In Current Concerns No 19 of 30 August 2016 it was explained that the Swiss Borders Guard and the State Secretariat for Migration are undertaking their challenging task correctly and in accordance with the Swiss legal system and the Treaty of Schengen/Dublin, and that they deal fairly and reasonably with those people who want to cross the Swiss border without valid documents (“Migrants at the Swiss South border – Inventory from the Swiss perspective”). Thanks to Ticino Council of State president Norman Gobbi as well as to others in positions of responsibility, who expressed themselves very clearly on this subject – the federal authorities acted with great transparency and unwaveringly rejected allegations without objective justification – former wild claims have now practically ceased.
It is pleasant that Swiss authorities and politicians have for once remained upright, and calmly and with certainty defended the fact that they abide by the rules of Swiss legislation as well as by international treaties and, of course, also by the provisions of the Geneva refugee convention. Many citizens would wish that Swiss politicians were to answer in plain terms to all sorts of requests and impositions from Switzerland and elsewhere, and that they were to conduct discussions with representatives of major powers on an equal footing. There is no reason for us Swiss either to apologise abroad for decisions taken by the people or indeed to buckle at once at every slightly more arrogant tone coming from the headquarters in Brussels or Washington. A little more self-confidence would well befit us! That is what we can learn from this matter.
However, the consistent enforcement of the law by the Swiss authorities has led to the emergence of an entirely different problem: Today it seems clear to the persons desiring entry that because of their lack of legal entitlement they have practically no means of entering Switzerland. Yet apparently not only food and clothes have been distributed at the Como camp, but also advice has been given as to how they would best be able to achieve their illegal goals. In any case, there have been more and more migrants who untruthfully tell border guards that they intend to apply for asylum. Then, once they are in the country, they seize the first available opportunity of disappearing and travelling to the north – or wherever they want to go – under their own steam.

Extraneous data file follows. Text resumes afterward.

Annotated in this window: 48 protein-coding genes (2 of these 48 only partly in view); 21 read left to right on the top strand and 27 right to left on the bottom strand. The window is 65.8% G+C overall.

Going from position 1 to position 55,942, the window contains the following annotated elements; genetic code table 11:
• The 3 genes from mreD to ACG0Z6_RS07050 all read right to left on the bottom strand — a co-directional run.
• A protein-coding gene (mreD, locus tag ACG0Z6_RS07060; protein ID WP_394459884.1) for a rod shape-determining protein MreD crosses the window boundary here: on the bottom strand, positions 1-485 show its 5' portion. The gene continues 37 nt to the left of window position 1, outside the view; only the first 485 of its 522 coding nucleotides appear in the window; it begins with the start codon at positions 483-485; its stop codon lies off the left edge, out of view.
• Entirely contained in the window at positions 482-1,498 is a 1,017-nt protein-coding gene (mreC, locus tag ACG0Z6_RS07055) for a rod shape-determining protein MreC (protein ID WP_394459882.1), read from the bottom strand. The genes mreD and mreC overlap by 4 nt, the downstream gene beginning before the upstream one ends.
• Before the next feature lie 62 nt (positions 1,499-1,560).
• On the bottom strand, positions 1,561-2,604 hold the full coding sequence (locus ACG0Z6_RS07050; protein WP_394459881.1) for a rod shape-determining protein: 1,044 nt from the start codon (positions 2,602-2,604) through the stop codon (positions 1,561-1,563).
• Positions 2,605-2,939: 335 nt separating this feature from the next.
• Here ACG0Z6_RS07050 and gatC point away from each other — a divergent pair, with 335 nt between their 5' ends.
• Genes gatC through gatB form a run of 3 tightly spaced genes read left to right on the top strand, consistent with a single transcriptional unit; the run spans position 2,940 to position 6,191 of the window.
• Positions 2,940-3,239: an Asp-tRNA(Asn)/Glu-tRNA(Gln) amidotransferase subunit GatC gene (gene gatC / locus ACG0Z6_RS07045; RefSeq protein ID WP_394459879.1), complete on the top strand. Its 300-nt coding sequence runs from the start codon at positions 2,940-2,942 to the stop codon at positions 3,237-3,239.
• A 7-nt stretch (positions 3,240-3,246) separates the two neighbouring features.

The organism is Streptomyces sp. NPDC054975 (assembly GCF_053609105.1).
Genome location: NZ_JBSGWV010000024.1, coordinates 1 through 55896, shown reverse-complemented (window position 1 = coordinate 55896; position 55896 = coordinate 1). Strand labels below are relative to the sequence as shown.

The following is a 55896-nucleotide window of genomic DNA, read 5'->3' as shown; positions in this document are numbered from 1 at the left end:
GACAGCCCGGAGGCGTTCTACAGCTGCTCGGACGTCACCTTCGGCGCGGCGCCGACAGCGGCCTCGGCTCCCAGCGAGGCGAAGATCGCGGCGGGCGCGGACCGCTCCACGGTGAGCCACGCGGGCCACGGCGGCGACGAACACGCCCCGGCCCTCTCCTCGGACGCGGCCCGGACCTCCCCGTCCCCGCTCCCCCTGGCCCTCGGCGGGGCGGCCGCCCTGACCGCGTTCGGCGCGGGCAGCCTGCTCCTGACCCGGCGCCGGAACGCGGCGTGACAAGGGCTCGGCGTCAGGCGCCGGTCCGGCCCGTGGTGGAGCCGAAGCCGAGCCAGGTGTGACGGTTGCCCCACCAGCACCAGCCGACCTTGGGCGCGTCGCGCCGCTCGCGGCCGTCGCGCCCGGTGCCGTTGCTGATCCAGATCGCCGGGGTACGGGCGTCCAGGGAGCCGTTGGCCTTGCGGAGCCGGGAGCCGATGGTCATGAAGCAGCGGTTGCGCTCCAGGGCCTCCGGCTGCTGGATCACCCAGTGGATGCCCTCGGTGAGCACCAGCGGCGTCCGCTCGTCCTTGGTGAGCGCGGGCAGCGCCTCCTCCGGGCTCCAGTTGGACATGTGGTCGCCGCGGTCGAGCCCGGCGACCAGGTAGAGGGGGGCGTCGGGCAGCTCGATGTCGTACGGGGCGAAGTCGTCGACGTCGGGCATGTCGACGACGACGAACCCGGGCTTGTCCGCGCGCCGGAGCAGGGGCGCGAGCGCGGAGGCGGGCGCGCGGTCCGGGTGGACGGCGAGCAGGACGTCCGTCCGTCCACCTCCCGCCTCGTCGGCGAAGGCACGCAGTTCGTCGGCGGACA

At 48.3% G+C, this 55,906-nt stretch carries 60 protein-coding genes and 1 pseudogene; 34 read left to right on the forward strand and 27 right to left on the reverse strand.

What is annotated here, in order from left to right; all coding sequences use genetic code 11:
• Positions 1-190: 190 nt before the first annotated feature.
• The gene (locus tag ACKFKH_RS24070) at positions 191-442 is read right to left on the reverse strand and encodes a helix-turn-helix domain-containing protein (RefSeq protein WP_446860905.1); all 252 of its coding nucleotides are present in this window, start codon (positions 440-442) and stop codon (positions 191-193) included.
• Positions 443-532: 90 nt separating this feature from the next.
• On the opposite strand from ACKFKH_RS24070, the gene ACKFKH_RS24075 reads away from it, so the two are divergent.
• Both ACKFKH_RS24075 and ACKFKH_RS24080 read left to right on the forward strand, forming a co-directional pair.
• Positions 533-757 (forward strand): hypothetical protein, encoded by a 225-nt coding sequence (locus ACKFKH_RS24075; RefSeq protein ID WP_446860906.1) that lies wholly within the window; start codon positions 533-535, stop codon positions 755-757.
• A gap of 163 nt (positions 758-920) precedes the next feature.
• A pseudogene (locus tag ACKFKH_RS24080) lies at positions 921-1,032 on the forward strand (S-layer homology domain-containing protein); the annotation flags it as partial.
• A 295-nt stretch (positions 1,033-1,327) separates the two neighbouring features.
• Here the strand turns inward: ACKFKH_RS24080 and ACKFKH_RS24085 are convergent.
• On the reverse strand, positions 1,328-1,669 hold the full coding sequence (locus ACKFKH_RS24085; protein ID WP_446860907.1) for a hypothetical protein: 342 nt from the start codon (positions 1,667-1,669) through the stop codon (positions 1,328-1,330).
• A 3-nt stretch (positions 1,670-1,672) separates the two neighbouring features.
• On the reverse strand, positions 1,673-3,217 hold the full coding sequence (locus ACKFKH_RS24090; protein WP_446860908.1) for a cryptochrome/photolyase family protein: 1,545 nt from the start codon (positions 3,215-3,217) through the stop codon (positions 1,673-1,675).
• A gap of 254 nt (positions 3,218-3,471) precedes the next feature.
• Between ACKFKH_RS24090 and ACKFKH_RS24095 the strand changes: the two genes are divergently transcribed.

20 to 40 per cent of those persons who allegedly wanted to apply for asylum have disappeared in the past three months without having been controlled! According to the asylum statistics of the end of July more than 4,800 uncontrolled departures have been registered since the beginning of the year. Most of the migrants are from Africa. According to the spokeswoman for the State Secretariat for Migration (SEM), Céline Kohlprath, it is not new that asylum seekers leave without control before their asylum applications are formally fully registered, but that previously there were not so many who had gone to the ground. The federal authorities assume that most of them are on their way to Germany (daily press according to sda of 5 September 2016).
The reception centres for asylum seekers are, of course, no prisons. It is true that persons applying for entry at the Chiasso centre are registered as quickly as possible, so that their personal information may be recorded, but in the case of a big run they are brought to other centres of reception and procedure in buses, as a precautionary measure to prevent them from disappearing on the way. Nevertheless, many are apparently successful in doing exactly this, because in Switzerland, as in all democratic states, a person may only be imprisoned if he or she is under suspicion of a criminal act. Switzerland is a free country ...
But what happens when people who move about in our country – 4,800 since the beginning of this year! – abuse this freedom and the rule of law? What are the consequences we must take if some of them not only travel to the North illegally on their search for a job but hatch very different and more sinister plans? These questions must be answered in the near future, not only in Switzerland, but also in the European Union. Fact is, that the Schengen-Dublin system does not work, that it is useless. Fact is also that those national states which have taken the matter in hand, for example Hungary or Austria, are a lot more successful than the Frontex, which is supposed to protect the external borders, for example those of the Mediterranean countries. If a huge country like Australia can successfully protect its almost endless external borders against unauthorized access by the sea, should not we Europeans also be able to at least come closer to a solution than we are at the moment? •
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